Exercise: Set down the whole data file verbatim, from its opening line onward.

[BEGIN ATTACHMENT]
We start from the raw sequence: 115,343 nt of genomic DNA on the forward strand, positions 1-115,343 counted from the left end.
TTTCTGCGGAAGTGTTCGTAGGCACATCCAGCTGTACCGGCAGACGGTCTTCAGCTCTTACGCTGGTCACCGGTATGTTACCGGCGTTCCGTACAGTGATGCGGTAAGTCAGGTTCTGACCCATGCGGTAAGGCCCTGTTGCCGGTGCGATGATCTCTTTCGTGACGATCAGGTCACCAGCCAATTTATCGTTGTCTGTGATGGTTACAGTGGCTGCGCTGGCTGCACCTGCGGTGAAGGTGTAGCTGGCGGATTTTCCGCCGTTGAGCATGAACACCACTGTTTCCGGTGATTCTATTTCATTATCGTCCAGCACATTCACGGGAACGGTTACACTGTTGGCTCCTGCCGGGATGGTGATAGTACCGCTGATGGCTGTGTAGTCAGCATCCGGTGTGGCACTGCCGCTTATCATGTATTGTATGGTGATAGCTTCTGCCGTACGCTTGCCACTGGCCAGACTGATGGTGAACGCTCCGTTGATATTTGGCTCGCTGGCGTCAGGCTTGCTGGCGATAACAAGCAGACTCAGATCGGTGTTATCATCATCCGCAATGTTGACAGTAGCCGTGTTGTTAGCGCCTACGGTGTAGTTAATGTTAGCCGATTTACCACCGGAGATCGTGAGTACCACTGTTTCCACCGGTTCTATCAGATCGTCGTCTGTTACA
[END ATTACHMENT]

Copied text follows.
We start from the raw sequence: 115,343 nt of genomic DNA on the forward strand, positions 1-115,343 counted from the left end.
TTTCTGCGGAAGTGTTCGTAGGCACATCCAGCTGTACCGGCAGACGGTCTTCAGCTCTTACGCTGGTCACCGGTATGTTACCGGCGTTCCGTACAGTGATGCGGTAAGTCAGGTTCTGACCCATGCGGTAAGGCCCTGTTGCCGGTGCGATGATCTCTTTCGTGACGATCAGGTCACCAGCCAATTTATCGTTGTCTGTGATGGTTACAGTGGCTGCGCTGGCTGCACCTGCGGTGAAGGTGTAGCTGGCGGATTTTCCGCCGTTGAGCATGAACACCACTGTTTCCGGTGATTCTATTTCATTATCGTCCAGCACATTCACGGGAACGGTTACACTGTTGGCTCCTGCCGGGATGGTGATAGTACCGCTGATGGCTGTGTAGTCAGCATCCGGTGTGGCACTGCCGCTTATCATGTATTGTATGGTGATAGCTTCTGCCGTACGCTTGCCACTGGCCAGACTGATGGTGAACGCTCCGTTGATATTTGGCTCGCTGGCGTCAGGCTTGCTGGCGATAACAAGCAGACTCAGATCGGTGTTATCATCATCCGCAATGTTGACAGTAGCCGTGTTGTTAGCGCCTACGGTGTAGTTAATGTTAGCCGATTTACCACCGGAGATCGTGAGTACCACTGTTTCCACCGGTTCTATCAGATCGTCGTCTGTTACA